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Catalytic Hydrogenation and Hydrodeoxygenation of Furfural over Pt(111): A Model System for the Rational Design and Operation of Practical Biomass Conversion Catalysts

Overview of attention for article published in The Journal of Physical Chemistry - Part C, April 2017
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Title
Catalytic Hydrogenation and Hydrodeoxygenation of Furfural over Pt(111): A Model System for the Rational Design and Operation of Practical Biomass Conversion Catalysts
Published in
The Journal of Physical Chemistry - Part C, April 2017
DOI 10.1021/acs.jpcc.7b01744
Pubmed ID
Authors

Martin J. Taylor, Li Jiang, Joachim Reichert, Anthoula C. Papageorgiou, Simon K. Beaumont, Karen Wilson, Adam F. Lee, Johannes V. Barth, Georgios Kyriakou

Abstract

Furfural is a key bioderived platform chemical whose reactivity under hydrogen atmospheres affords diverse chemical intermediates. Here, temperature-programmed reaction spectrometry and complementary scanning tunneling microscopy (STM) are employed to investigate furfural adsorption and reactivity over a Pt(111) model catalyst. Furfural decarbonylation to furan is highly sensitive to reaction conditions, in particular, surface crowding and associated changes in the adsorption geometry: furfural adopts a planar geometry on clean Pt(111) at low coverage, tilting at higher coverage to form a densely packed furfural adlayer. This switch in adsorption geometry strongly influences product selectivity. STM reveals the formation of hydrogen-bonded networks for planar furfural, which favor decarbonylation on clean Pt(111) and hydrogenolysis in the presence of coadsorbed hydrogen. Preadsorbed hydrogen promotes furfural hydrogenation to furfuryl alcohol and its subsequent hydrogenolysis to methyl furan, while suppressing residual surface carbon. Furfural chemistry over Pt is markedly different from that over Pd, with weaker adsorption over the former affording a simpler product distribution than the latter; Pd catalyzes a wider range of chemistry, including ring-opening to form propene. Insight into the role of molecular orientation in controlling product selectivity will guide the design and operation of more selective and stable Pt catalysts for furfural hydrogenation.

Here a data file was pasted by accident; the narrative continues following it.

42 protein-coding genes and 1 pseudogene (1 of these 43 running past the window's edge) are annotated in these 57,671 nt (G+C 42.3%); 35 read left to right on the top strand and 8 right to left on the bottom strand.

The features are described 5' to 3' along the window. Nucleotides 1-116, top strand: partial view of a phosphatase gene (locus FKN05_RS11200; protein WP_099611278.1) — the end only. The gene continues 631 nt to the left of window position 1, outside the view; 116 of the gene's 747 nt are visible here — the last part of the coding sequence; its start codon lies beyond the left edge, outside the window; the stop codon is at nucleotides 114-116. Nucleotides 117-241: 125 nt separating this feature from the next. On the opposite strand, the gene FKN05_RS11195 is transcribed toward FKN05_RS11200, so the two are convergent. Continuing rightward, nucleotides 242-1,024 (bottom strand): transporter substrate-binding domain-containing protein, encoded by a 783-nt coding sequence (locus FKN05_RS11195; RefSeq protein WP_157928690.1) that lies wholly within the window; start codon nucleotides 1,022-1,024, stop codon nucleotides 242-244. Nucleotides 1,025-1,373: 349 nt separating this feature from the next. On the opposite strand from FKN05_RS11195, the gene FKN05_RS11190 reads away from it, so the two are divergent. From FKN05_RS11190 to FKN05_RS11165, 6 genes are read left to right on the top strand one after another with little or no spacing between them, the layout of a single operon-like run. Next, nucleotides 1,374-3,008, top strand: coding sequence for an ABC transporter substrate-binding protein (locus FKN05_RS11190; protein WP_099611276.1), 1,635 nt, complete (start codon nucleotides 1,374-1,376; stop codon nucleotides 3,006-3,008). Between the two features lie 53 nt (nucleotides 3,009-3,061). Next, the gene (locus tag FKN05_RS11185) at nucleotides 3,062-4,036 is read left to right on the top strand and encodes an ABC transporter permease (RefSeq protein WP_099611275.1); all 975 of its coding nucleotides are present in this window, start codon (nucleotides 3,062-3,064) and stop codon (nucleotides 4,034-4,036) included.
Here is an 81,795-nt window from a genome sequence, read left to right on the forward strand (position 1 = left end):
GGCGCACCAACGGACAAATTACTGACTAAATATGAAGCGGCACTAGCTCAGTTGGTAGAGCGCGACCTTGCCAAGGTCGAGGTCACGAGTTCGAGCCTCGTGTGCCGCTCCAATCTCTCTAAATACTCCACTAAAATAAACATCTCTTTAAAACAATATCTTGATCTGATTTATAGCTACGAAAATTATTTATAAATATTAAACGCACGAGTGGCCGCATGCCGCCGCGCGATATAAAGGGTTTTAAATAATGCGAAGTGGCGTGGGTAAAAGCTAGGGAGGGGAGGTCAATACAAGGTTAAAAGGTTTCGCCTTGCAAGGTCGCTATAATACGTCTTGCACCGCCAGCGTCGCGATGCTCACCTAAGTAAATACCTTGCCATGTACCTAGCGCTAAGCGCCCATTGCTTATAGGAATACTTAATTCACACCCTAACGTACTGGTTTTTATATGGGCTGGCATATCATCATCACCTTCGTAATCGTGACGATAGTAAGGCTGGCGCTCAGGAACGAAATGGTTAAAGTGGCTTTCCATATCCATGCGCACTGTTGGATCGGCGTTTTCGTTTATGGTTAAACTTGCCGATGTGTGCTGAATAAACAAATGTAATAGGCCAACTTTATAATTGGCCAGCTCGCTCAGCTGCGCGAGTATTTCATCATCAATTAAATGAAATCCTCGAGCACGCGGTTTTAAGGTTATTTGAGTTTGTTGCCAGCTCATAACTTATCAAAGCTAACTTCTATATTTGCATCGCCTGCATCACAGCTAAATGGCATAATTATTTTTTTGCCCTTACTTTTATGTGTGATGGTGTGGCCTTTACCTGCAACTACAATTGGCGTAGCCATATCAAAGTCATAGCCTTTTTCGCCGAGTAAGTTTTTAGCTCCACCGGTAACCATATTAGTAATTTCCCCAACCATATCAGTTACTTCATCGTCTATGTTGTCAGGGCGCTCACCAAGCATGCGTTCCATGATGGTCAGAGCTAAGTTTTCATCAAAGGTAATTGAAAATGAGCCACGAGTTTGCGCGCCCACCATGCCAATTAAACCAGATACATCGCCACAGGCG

Twitter Demographics

The data shown below were collected from the profile of 1 tweeter who shared this research output. Click here to find out more about how the information was compiled.

Mendeley readers

The data shown below were compiled from readership statistics for 57 Mendeley readers of this research output. Click here to see the associated Mendeley record.

Geographical breakdown

Country Count As %
Unknown 57 100%

Demographic breakdown

Readers by professional status Count As %
Student > Ph. D. Student 17 30%
Student > Master 8 14%
Student > Doctoral Student 6 11%
Student > Bachelor 5 9%
Researcher 3 5%
Other 8 14%
Unknown 10 18%
Readers by discipline Count As %
Chemistry 20 35%
Chemical Engineering 12 21%
Engineering 6 11%
Agricultural and Biological Sciences 2 4%
Unspecified 1 2%
Other 2 4%
Unknown 14 25%

Attention Score in Context

This research output has an Altmetric Attention Score of 1. This is our high-level measure of the quality and quantity of online attention that it has received. This Attention Score, as well as the ranking and number of research outputs shown below, was calculated when the research output was last mentioned on 14 April 2017.
All research outputs
#8,450,317
of 9,689,121 outputs
Outputs from The Journal of Physical Chemistry - Part C
#3,783
of 5,554 outputs
Outputs of similar age
#221,175
of 263,538 outputs
Outputs of similar age from The Journal of Physical Chemistry - Part C
#37
of 51 outputs
Altmetric has tracked 9,689,121 research outputs across all sources so far. This one is in the 1st percentile – i.e., 1% of other outputs scored the same or lower than it.
So far Altmetric has tracked 5,554 research outputs from this source. They receive a mean Attention Score of 2.6. This one is in the 1st percentile – i.e., 1% of its peers scored the same or lower than it.
Older research outputs will score higher simply because they've had more time to accumulate mentions. To account for age we can compare this Altmetric Attention Score to the 263,538 tracked outputs that were published within six weeks on either side of this one in any source. This one is in the 1st percentile – i.e., 1% of its contemporaries scored the same or lower than it.
We're also able to compare this research output to 51 others from the same source and published within six weeks on either side of this one. This one is in the 1st percentile – i.e., 1% of its contemporaries scored the same or lower than it.